Do you think the FDA approval process is requiring enough research to insure our children’s safety when it comes to pharmaceutical drugs? As my colleagues Robert Whitaker, Marilyn Wedge, Peter Breggin and many others working to get kids off of pharmaceutical drugs have documented, the pharmaceutical companies know a lot more about these drugs than they care to share or the FDA cares to consider. If you would like to see an example, please watch this video.
Fact #2: ADHD Stimulants are Addictive
Using any search engine, if you type in the words “medication guide” and the name of any ADHD stimulant marketed in the USA, what you will find is a full disclosure of all of the drugs’ side effects. But you also will notice how the pharmaceutical companies first warn that the drugs can cause heart failure, and then they admit the drugs can lead to dependency, which is a nice way of saying they are addictive. This is why they are classified as a Schedule II Controlled Substance similar to meth and opium.
If they were not addictive, why would the manufacturers and doctors recommend seeking medical help before stopping use of the drug? The reason they recommend such procedures is to cover their butts and to help kids slowly wean themselves off of the addictive drugs to avoid withdraw symptoms. Similar to a heroin addict kicking the drug, they medicate the patient with Methadone and slowly lower the dosage level to avoid withdraw symptoms. Does this sound like something a child in preschool or grade school should have to do? Should we really be prescribing drugs, that could quite possibly lead to dependency, for kids just stumbling through the natural child development process and trying to figure out how to act in social settings?
Also, if ADHD stimulant drugs were not addictive, why do doctors have to continually up the dosage of the drug for their young patients as their daily use continues? Because similar to any person using an addictive drug, their system starts to build up a tolerance for the drug and as a result they “need more” of the drug. If ADHD stimulants are not addictive, why are students crushing them up and snorting them for a bigger “high”?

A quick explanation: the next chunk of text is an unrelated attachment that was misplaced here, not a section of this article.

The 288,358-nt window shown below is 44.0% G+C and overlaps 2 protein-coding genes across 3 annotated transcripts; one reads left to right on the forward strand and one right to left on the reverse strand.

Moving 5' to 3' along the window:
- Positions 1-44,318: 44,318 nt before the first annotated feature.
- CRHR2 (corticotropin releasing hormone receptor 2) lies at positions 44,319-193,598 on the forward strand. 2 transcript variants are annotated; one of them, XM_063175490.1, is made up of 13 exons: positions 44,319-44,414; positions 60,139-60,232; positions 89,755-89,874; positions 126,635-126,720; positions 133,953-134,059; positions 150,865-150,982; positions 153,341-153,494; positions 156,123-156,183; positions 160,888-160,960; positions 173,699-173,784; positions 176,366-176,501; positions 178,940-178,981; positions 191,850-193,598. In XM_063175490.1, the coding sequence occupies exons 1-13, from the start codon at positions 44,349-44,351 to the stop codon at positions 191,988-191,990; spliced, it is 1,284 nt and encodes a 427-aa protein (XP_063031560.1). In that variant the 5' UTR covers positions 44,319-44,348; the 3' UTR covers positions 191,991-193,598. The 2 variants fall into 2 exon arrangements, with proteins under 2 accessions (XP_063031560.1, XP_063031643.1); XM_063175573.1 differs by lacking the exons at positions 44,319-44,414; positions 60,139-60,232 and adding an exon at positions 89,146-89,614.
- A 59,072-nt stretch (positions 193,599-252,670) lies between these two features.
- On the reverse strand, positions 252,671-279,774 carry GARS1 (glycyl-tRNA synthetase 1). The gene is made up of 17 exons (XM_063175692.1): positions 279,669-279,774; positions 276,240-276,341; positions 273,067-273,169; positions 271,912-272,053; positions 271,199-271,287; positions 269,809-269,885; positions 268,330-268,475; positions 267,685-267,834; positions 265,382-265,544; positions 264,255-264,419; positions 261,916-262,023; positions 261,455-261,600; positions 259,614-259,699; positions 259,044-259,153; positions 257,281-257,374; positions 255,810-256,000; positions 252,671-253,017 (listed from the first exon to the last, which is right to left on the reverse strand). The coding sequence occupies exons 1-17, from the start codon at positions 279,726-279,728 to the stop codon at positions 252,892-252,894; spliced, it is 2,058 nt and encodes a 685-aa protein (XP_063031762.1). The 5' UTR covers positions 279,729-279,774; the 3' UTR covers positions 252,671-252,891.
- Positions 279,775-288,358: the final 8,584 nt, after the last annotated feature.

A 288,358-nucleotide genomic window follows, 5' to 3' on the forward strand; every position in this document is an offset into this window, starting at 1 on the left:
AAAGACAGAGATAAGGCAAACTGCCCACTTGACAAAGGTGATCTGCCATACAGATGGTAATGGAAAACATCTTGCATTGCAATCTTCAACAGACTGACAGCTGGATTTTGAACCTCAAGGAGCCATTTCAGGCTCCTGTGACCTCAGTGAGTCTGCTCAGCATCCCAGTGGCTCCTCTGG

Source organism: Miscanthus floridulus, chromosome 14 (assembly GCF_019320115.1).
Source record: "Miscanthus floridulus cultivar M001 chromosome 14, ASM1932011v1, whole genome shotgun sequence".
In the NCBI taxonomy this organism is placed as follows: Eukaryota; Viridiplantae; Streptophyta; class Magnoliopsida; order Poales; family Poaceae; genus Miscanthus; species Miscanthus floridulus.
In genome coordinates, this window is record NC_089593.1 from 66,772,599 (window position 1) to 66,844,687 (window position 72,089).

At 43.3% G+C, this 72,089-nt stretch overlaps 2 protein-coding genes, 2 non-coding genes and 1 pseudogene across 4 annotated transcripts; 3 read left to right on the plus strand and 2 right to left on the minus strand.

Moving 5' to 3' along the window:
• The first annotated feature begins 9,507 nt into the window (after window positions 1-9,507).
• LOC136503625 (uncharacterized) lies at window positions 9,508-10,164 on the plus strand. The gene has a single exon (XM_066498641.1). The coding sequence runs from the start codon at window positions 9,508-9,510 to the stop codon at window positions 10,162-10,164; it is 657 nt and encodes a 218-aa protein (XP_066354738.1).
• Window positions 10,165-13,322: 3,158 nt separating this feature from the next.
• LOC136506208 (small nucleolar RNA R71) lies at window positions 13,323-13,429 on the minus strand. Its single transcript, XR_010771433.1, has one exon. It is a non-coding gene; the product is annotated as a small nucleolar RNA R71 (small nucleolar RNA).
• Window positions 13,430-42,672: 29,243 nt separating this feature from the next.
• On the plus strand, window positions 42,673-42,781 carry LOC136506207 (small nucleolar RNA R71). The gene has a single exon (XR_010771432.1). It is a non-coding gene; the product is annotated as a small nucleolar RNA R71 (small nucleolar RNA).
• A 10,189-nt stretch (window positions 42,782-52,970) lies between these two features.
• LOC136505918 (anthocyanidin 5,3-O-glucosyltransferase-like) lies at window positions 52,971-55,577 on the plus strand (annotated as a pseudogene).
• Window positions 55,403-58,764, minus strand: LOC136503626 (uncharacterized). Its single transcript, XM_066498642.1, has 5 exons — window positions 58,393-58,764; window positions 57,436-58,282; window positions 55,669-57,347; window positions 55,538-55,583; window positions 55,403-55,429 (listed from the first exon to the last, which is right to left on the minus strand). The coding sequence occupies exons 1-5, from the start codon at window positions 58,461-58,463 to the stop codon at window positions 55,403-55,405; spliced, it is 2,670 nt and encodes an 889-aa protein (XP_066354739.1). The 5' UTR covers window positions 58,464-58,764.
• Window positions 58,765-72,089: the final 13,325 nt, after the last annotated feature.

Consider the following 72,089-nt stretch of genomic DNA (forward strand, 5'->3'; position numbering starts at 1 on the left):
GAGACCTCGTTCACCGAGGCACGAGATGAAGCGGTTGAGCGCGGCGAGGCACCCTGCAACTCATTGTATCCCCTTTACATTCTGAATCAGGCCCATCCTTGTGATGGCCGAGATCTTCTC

Studies show that ADHD stimulant medication has basically the same effect on a child’s brain as cocaine. The stimulants, similar to cocaine, take over the neurochemicals in our prefrontal cortex that guide how we think and behave. This cognitive coup is accomplished by the stimulants reducing the blood flow and nutrients being sent to the brain by 23-30%. Imagine your local reservoir trying to provide water to your community when only 2/3 full. The impact of the stimulants causes the brain to micro-hemorrhage (bleed) (Ellinwood & Tong, 1996), and research shows such effects can cause more than 50% of the users to develop drug-induced Obsessive Compulsive Disorders. In other words, what some want to sell you as a sign of the drugs helping a child to be less spontaneous, less hyper, and more likely to only focus on one thing, is actually reflective of the mind being medicated to malfunction daily for the rest of their childhood.